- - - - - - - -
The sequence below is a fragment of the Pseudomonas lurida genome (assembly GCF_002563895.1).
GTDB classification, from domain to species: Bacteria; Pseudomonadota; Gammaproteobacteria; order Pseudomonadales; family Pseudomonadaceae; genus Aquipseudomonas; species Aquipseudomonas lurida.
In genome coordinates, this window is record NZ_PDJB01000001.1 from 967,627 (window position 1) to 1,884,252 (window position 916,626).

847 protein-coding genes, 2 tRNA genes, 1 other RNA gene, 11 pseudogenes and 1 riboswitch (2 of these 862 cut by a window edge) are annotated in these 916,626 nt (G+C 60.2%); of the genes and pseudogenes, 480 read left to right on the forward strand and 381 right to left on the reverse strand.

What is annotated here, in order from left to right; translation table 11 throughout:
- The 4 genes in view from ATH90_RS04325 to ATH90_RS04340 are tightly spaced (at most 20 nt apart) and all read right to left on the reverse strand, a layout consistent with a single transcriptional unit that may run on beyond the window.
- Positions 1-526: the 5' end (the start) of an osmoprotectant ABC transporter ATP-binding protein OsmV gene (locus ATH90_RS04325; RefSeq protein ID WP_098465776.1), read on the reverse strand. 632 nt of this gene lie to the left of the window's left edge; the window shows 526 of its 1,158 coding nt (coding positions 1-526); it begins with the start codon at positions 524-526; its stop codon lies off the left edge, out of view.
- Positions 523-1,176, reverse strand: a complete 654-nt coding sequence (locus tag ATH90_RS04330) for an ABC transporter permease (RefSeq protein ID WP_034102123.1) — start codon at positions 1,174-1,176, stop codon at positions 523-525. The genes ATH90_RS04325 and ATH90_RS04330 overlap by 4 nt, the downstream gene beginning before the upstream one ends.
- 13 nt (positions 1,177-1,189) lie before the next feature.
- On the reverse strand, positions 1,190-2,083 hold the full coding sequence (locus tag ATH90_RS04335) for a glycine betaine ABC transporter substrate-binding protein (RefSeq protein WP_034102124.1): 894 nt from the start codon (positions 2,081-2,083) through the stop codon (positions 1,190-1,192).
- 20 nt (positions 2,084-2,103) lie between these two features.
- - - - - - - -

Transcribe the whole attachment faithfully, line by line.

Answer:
The sequence below is a fragment of the Pseudomonas lurida genome (assembly GCF_002563895.1).
GTDB classification, from domain to species: Bacteria; Pseudomonadota; Gammaproteobacteria; order Pseudomonadales; family Pseudomonadaceae; genus Aquipseudomonas; species Aquipseudomonas lurida.
In genome coordinates, this window is record NZ_PDJB01000001.1 from 967,627 (window position 1) to 1,884,252 (window position 916,626).

847 protein-coding genes, 2 tRNA genes, 1 other RNA gene, 11 pseudogenes and 1 riboswitch (2 of these 862 cut by a window edge) are annotated in these 916,626 nt (G+C 60.2%); of the genes and pseudogenes, 480 read left to right on the forward strand and 381 right to left on the reverse strand.

What is annotated here, in order from left to right; translation table 11 throughout:
- The 4 genes in view from ATH90_RS04325 to ATH90_RS04340 are tightly spaced (at most 20 nt apart) and all read right to left on the reverse strand, a layout consistent with a single transcriptional unit that may run on beyond the window.
- Positions 1-526: the 5' end (the start) of an osmoprotectant ABC transporter ATP-binding protein OsmV gene (locus ATH90_RS04325; RefSeq protein ID WP_098465776.1), read on the reverse strand. 632 nt of this gene lie to the left of the window's left edge; the window shows 526 of its 1,158 coding nt (coding positions 1-526); it begins with the start codon at positions 524-526; its stop codon lies off the left edge, out of view.
- Positions 523-1,176, reverse strand: a complete 654-nt coding sequence (locus tag ATH90_RS04330) for an ABC transporter permease (RefSeq protein ID WP_034102123.1) — start codon at positions 1,174-1,176, stop codon at positions 523-525. The genes ATH90_RS04325 and ATH90_RS04330 overlap by 4 nt, the downstream gene beginning before the upstream one ends.
- 13 nt (positions 1,177-1,189) lie before the next feature.
- On the reverse strand, positions 1,190-2,083 hold the full coding sequence (locus tag ATH90_RS04335) for a glycine betaine ABC transporter substrate-binding protein (RefSeq protein WP_034102124.1): 894 nt from the start codon (positions 2,081-2,083) through the stop codon (positions 1,190-1,192).
- 20 nt (positions 2,084-2,103) lie between these two features.